World Vision writer Kari Costanza reflects on a recent trip to Tanzania and the amazing food and agriculture development a community there has achieved through World Vision's Secure the Future program.
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Traveling in Tanzania recently, I read a highly disturbing article in The Citizen, a leading Tanzanian newspaper.
Tanzania has a population of 46 million, half of whom are children under 18. World Vision experts are quoted in the front-page article warning that 3 million* of those children are severely malnourished. (*see UNICEF's statistics for nutrition in Tanzania).
Four-year-old Lemi was malnourished.
She lived with her mother in Tabora, in western Tanzania, slowly growing thinner. Lemi’s father is in university across the country in Dar es Salaam, Tanzania’s biggest city.
Her grandmother, Fatuma, became concerned about Lemi.
“I was worried because Lemi was far away from me,” Fatuma told me. “She was skinny. She was developing some problems.”
Fatuma is part of a farming group in Makindube, near Kenya. The farmers bonded together to grow and sell rice as a team, rather than as individuals, through World Vision’s Secure the Future project.
Two years ago, Fatuma’s income more than doubled as her group experimented with improved rice seed and quality fertilizers applied properly. Her 30-member team banded together to set fair prices, no longer allowing greedy brokers to pay them substandard prices for their hard work.
This windfall allowed Fatuma to take in Lemi, who was struggling to grow.
“Now she eats ugali, rice, banana, milk, beans, fish, meat, and vegetables,” Fatuma said. “She is now fat!”
I wouldn’t call Lemi fat, but she is certainly healthy and happy. She likes to pretend to cook, molding sand into tempting imaginary morsels. And she loves her grandmother.
The genesis of an idea
A native of Tennessee, Tim Andrews has been national director of World Vision Tanzania for three years. In his first five months on the job, he was determined to visit every project in the country, spending a total of just two hours at his desk in those first months. The rest of the time he was in the field.
During those travels, while standing in a rice paddy with a dejected farmer in Makindube, he had an epiphany.
Makindube has a large irrigation system and fairly predictable weather. In a place like this, people should be able to farm profitably.
“I’m standing in the Garden of Eden,” Tim remembers thinking, “and the devil is still in control.”
Secure the Future emerged from that revelation. The program maintains World Vision’s best practices in agriculture, including protection of the environment. It provides safety nets for vulnerable families. And perhaps most importantly, it teaches a life-changing element: empowerment.
Secure the Future organizes farmers into groups. They access better seeds and fertilizers. The rice they plant, SARO 5, was developed to yield more grain that is tastier than its competitor. It even smells better than other varieties.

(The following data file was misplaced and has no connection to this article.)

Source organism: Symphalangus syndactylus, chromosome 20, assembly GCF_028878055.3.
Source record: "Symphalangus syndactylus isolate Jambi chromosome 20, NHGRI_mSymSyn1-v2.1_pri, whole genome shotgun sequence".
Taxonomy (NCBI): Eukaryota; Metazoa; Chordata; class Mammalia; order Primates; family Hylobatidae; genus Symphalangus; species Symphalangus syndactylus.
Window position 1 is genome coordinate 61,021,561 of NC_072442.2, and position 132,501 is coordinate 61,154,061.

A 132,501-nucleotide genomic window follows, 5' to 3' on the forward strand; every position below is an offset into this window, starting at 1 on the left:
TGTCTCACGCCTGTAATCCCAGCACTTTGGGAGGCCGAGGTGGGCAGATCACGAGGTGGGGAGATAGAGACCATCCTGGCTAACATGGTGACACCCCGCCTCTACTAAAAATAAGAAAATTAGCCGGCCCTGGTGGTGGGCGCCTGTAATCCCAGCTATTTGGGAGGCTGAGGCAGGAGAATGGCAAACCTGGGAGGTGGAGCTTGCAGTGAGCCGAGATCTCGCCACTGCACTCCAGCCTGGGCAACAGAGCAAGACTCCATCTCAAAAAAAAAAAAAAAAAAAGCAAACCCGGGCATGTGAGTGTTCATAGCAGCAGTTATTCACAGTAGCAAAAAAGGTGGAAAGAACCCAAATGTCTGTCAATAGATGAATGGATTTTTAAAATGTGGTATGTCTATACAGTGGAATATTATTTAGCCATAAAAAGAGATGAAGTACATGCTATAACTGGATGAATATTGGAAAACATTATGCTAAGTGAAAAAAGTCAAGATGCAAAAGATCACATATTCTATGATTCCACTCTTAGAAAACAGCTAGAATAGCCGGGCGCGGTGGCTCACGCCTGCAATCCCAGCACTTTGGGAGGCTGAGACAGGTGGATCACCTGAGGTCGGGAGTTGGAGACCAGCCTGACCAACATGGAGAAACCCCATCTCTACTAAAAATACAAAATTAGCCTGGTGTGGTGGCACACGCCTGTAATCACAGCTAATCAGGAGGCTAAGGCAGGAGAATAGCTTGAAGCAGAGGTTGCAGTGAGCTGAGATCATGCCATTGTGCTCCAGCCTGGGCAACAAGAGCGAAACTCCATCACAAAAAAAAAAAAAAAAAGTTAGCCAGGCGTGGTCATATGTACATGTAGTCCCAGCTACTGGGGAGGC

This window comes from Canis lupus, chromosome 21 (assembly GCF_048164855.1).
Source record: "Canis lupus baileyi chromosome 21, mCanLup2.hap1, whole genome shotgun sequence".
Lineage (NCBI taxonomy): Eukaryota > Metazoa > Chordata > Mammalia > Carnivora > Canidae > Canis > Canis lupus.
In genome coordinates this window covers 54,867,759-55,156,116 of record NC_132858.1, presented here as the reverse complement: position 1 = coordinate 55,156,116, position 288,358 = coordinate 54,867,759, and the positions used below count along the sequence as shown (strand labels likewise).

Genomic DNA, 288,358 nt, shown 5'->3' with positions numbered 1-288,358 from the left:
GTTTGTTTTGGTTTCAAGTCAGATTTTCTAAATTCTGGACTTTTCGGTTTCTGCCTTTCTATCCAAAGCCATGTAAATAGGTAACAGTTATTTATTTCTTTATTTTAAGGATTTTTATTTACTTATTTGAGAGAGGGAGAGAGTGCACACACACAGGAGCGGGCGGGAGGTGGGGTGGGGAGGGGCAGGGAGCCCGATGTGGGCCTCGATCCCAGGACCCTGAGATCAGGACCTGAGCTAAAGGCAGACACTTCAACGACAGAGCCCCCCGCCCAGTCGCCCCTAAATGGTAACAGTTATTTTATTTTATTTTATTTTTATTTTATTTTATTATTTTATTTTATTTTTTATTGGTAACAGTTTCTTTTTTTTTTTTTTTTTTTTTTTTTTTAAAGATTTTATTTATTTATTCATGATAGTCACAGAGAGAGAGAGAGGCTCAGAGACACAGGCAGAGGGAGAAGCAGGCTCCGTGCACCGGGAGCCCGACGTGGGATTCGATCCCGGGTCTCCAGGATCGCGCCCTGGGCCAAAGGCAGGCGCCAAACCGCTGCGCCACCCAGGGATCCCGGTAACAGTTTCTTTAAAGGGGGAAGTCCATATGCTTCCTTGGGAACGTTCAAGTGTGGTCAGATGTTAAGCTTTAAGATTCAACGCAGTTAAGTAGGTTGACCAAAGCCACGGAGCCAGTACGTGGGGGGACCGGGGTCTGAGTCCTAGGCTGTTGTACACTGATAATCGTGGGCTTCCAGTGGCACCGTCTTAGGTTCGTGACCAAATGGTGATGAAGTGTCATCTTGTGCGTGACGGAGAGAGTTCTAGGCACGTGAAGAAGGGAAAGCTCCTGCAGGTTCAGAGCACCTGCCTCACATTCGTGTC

The farmers protect their environment – setting aside land for rehabilitation. It has already resulted in less flood damage to their villages. They use energy-efficient stoves, burning coconut husks for fuel instead of charcoal, and they make their own compost.
Now farmers have social safety nets – nutritional supplements for their children, financial literacy training, even parenting classes to help them build stronger families.
And on top of it all, it’s a new notion for a nation with socialist roots: the idea of empowerment.
As part of Secure the Future, men and women receive training in leadership roles. They learn to be Good Samaritans to one another through Bible-based teaching. Women learn to be better mothers, and men learn to be better fathers.
One farmer, Mrindwa, told me that he used to be a father “like a lion.” He would come home roaring. His wife would hide, and his children would scatter. Studying the story of the Prodigal Son during World Vision’s training changed his life. He is now a father who forgives and is forgiven.
Through empowerment, the notion of “I can’t” has turned into “Together, we can.”
This year, farmers faced hurdles due to two unexpected droughts, flooding, and another surprise: the government imported rice to sell at lower prices, hurting the local farmers’ SARO 5 sales.
But around Makindube, dejection has been replaced with determination.
Through Secure the Future, farmers now have a road map designed to reclaim Eden. And in a place where hunger continues to threaten the lives of children, it couldn’t come at a better time.
Should child nutrition be a priority for world leaders? One-third of preventable child deaths are due to malnutrition, but it doesn't have to be this way. On June 18 and 19, President Obama will meet with leaders from the wealthiest countries in the world, including Canada, Germany, Italy, and Japan. During this annual summit, better known as the G8, leaders discuss and prioritize issues of global concern, and we want President Obama to bring the issue of childhood hunger to the table. Add your name to the petition to ask President Obama to make this issue a priority.